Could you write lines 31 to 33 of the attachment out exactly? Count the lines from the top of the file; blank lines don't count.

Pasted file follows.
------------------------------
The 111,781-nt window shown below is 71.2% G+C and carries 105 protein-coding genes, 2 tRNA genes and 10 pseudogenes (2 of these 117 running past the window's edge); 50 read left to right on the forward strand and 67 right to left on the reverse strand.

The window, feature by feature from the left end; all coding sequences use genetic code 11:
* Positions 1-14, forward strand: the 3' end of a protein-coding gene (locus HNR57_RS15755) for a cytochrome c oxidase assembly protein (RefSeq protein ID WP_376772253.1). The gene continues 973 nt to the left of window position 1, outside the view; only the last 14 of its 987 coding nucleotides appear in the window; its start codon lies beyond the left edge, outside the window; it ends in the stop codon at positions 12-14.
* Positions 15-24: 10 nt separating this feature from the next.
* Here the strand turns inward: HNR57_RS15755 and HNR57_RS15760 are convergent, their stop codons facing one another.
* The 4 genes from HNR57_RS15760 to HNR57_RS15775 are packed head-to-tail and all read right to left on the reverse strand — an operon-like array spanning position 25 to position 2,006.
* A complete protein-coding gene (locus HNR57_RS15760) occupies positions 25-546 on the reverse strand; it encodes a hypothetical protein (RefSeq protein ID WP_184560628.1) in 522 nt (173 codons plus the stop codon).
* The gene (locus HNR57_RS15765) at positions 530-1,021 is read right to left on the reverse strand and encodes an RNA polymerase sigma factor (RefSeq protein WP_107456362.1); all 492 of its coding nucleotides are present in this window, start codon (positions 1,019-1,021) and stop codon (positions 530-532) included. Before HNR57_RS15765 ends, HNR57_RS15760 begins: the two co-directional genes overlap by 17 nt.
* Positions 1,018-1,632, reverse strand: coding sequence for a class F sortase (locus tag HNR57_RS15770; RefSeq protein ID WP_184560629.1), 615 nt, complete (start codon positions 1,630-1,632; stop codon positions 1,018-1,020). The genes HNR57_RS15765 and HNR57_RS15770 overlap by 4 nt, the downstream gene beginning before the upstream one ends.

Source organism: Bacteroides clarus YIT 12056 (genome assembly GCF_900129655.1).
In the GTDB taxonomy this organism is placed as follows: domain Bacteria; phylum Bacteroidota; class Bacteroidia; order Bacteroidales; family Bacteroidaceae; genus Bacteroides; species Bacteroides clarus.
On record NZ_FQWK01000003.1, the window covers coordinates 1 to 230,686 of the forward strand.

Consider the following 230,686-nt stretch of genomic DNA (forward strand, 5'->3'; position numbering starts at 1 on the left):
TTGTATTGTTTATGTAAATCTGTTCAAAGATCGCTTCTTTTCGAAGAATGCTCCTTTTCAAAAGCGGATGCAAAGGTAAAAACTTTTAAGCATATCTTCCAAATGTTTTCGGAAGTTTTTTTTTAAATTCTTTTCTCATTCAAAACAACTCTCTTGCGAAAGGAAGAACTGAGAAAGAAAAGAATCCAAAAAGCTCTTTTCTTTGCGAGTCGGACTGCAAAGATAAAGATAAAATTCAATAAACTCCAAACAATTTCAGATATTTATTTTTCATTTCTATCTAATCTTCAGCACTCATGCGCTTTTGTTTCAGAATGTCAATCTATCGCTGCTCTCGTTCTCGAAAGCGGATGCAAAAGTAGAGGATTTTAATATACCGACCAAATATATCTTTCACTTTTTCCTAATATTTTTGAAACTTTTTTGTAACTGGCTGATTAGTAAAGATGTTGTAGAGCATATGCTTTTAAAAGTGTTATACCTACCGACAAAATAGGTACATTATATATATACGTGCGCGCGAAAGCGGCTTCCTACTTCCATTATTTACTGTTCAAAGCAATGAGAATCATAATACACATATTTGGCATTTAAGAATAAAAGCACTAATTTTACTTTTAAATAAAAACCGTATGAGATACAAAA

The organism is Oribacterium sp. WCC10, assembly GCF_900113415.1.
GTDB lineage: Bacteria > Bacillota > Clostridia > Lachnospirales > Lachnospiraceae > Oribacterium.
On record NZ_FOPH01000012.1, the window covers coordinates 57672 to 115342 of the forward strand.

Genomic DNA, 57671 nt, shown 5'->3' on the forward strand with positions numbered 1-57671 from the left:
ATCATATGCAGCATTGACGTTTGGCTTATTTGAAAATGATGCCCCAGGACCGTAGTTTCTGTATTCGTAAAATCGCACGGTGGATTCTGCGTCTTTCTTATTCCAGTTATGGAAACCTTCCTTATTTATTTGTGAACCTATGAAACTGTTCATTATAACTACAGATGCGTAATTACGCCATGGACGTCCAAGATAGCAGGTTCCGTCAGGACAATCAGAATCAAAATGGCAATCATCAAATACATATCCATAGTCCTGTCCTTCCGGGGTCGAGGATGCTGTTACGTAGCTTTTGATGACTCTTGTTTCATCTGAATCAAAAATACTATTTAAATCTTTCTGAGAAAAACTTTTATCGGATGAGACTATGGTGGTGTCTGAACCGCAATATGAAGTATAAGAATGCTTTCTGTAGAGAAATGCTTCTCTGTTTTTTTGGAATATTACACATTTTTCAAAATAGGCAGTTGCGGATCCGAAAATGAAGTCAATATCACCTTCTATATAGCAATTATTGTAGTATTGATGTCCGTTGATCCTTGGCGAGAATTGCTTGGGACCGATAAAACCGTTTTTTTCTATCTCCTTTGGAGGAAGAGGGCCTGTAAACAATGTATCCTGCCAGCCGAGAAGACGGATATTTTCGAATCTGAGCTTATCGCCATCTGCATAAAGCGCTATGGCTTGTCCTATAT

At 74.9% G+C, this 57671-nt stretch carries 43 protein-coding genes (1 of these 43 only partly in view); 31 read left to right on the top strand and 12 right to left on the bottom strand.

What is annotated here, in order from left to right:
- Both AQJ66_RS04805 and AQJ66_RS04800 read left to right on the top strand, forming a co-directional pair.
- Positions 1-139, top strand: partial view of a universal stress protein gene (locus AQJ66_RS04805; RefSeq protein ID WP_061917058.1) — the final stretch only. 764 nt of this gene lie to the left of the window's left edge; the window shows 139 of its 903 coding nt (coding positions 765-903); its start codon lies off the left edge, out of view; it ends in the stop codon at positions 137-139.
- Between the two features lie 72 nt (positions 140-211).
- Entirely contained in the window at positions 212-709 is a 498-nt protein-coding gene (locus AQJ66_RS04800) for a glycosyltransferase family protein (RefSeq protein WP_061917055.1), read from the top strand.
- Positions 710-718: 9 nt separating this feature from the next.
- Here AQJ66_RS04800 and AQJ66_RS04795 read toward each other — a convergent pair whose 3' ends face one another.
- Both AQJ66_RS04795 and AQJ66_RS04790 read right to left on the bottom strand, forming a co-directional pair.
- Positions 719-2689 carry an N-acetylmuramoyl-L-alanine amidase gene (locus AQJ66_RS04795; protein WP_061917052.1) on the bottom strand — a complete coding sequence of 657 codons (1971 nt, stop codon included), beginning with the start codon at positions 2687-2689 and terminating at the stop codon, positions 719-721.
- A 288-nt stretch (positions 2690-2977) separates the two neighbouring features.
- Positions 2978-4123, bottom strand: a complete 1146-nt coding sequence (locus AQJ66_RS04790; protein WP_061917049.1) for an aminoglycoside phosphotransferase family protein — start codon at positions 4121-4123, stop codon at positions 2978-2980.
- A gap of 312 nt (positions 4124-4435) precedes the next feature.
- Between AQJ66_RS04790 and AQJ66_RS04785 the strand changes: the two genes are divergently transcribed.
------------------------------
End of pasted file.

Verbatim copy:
- Positions 2978-4123, bottom strand: a complete 1146-nt coding sequence (locus AQJ66_RS04790; protein WP_061917049.1) for an aminoglycoside phosphotransferase family protein — start codon at positions 4121-4123, stop codon at positions 2978-2980.
- A gap of 312 nt (positions 4124-4435) precedes the next feature.
- Between AQJ66_RS04790 and AQJ66_RS04785 the strand changes: the two genes are divergently transcribed.